kyoto, japan

Spared from bombing during World World II, Kyoto is where to go to get your temple fix. An ode to the past, the city in many ways feels like stepping back in time to immerse yourself in history and Japan's traditional culture. You'll come across temples and shrines around every corner, and could spend days wandering through the cities side alleys and marveling at the architecture. Women in geisha dress (actual geishas are very rare, but many tourists dress up in the traditional kimono) can be seen walking through town. And the food! Yum. 

Many guide books will direct you to begin sightseeing in the Southern Higashimaya neighborhood, followed by Northern Higashimaya for the most important shrines, temples and cultural sites. Be warned that many of these spots draw a lot of tourists, so I'd recommend going early in the day or later in the afternoon, right before the temples and shrines close, in order to avoid the crowds as much as possible. Due to our jet lag we got fairly early starts each morning, and that ended up being a big, unintended advantage for us. My highlights from our time in Kyoto were exploring the Arashiyama Bamboo Forest at dawn, wandering the Path of Philosophy after an amazing lunch at Omen, sampling sake at Yoramu and relaxing on the bank of the river. 

Pack... Walking shoes that are easy to remove (you'll be taking your shoes off to enter homes, temples and some restaurants). And definitely bring a camera

Sleep... We stayed in a lovely home that is 120-year-old through Airbnb. I'd highly recommend this place for both the location, our wonderful host and the traditional Japanese experience of sleeping on futons on the tatami floor. The Ritz Carlton Kyoto is a great choice if you are looking to splurge - recently renovated and set right on the river, it is the epitome of Japanese luxe. Kyoto is also a good place to stay in a traditional Japanese B&B, called ryokan. However, we saved this experience for the onsen town of Kinosaki.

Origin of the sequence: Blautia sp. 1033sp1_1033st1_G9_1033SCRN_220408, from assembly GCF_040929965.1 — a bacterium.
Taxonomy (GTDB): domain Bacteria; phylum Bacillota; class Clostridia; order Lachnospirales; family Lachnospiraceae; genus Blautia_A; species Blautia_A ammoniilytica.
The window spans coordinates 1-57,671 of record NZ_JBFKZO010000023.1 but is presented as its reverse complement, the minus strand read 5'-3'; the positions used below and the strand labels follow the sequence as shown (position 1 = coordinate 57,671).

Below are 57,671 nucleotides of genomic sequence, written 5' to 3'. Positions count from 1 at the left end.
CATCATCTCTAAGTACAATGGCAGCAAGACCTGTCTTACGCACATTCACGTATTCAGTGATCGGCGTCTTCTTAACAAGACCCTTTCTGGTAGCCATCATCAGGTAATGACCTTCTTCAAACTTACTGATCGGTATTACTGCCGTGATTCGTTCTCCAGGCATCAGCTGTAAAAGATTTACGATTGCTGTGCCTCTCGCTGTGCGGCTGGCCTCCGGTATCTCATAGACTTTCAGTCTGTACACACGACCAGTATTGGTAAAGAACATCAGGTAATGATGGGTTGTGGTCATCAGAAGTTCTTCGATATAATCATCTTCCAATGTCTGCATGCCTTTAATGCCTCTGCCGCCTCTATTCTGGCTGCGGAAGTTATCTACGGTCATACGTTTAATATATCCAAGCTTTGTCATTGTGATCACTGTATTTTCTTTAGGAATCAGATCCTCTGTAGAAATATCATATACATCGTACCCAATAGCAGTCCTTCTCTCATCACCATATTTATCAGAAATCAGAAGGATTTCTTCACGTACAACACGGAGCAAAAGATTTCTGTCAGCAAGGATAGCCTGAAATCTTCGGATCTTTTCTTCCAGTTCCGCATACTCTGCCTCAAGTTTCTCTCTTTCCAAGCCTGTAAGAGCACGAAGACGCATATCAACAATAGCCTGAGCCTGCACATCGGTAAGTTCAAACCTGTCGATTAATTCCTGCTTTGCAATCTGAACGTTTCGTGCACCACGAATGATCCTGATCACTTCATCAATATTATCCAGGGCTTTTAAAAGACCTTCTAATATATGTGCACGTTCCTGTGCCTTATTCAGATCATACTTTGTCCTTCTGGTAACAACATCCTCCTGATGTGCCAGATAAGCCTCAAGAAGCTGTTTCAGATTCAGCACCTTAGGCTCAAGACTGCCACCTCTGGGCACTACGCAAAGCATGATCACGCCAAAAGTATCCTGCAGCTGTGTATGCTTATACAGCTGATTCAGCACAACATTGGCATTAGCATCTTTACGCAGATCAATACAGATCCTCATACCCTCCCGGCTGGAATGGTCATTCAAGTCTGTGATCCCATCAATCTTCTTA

Read... Memoirs of a Geisha by Arthur Golden

Bring home... Handmade Japanese sake set from Cafe Green Door.

Try... Matcha. Ground up green tea that is highly concentrated with antioxidants, and can be found on the menu in most coffee shops. 

Get around... The central areas are very walkable, so to me that was the best way to see the city. The bus and subway system are very easy to navigate as well when you need a break from walking. We bought a bus pass one day which made it very easy to jump on and off a few times and move around town quickly. 

Tip... Bring cash for most restaurants.


{ eat & drink }

 Omen means noodles, and that's what they do best at this must-visit restaurant. This spot is famous for their incredible udon noodles, served with either hot or cold sauce for dipping. Be sure to order the tempura as well. There are a few locations across the city. We went to the location a few minutes from Ginkakuji-ji Temple in Northern Higashiyama, it was a perfect lunch spot, a welcoming and friendly staff with counter seats, tatami seating as well as a few regular tables. (Stop by the temple after lunch!) This was one of my favorite meals during our entire trip.

Anzukko - if you like gyoza, Anzukko is a great place to fill up. Only open for dinner, we arrived early to avoid a wait at the small, upstairs space. Run by the sweetest woman who both cooks and waits on you, she knows what she is doing! For me, the highlight was the original gyoza in the iron pan fried right in front of you and then flipped over and served in the same pan. The crispy bottom of those qyozas . There are several other gyoza options to try, including whole shrimp, seafood and cheese filled gyozas. Yumm. 

Chao Chao - more gyoza. This low key spot is popular with locals and super delicious. Sit at the bar and dig in!